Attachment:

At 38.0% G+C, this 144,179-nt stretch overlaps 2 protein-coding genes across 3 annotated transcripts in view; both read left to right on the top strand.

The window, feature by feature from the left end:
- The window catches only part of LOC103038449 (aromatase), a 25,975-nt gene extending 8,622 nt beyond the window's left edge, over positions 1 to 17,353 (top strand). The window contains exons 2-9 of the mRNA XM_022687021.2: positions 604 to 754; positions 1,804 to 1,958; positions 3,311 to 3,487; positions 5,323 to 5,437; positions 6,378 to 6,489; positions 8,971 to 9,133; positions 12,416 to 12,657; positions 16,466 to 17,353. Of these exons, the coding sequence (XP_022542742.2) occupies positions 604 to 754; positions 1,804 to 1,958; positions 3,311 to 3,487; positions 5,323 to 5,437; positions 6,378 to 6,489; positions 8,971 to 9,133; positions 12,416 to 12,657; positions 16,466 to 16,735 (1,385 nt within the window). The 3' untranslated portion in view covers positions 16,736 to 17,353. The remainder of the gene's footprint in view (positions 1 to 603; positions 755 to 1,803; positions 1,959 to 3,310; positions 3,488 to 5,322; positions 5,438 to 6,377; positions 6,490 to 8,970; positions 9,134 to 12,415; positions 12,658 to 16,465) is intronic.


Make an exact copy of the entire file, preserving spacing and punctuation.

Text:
At 38.0% G+C, this 144,179-nt stretch overlaps 2 protein-coding genes across 3 annotated transcripts in view; both read left to right on the top strand.

The window, feature by feature from the left end:
- The window catches only part of LOC103038449 (aromatase), a 25,975-nt gene extending 8,622 nt beyond the window's left edge, over positions 1 to 17,353 (top strand). The window contains exons 2-9 of the mRNA XM_022687021.2: positions 604 to 754; positions 1,804 to 1,958; positions 3,311 to 3,487; positions 5,323 to 5,437; positions 6,378 to 6,489; positions 8,971 to 9,133; positions 12,416 to 12,657; positions 16,466 to 17,353. Of these exons, the coding sequence (XP_022542742.2) occupies positions 604 to 754; positions 1,804 to 1,958; positions 3,311 to 3,487; positions 5,323 to 5,437; positions 6,378 to 6,489; positions 8,971 to 9,133; positions 12,416 to 12,657; positions 16,466 to 16,735 (1,385 nt within the window). The 3' untranslated portion in view covers positions 16,736 to 17,353. The remainder of the gene's footprint in view (positions 1 to 603; positions 755 to 1,803; positions 1,959 to 3,310; positions 3,488 to 5,322; positions 5,438 to 6,377; positions 6,490 to 8,970; positions 9,134 to 12,415; positions 12,658 to 16,465) is intronic.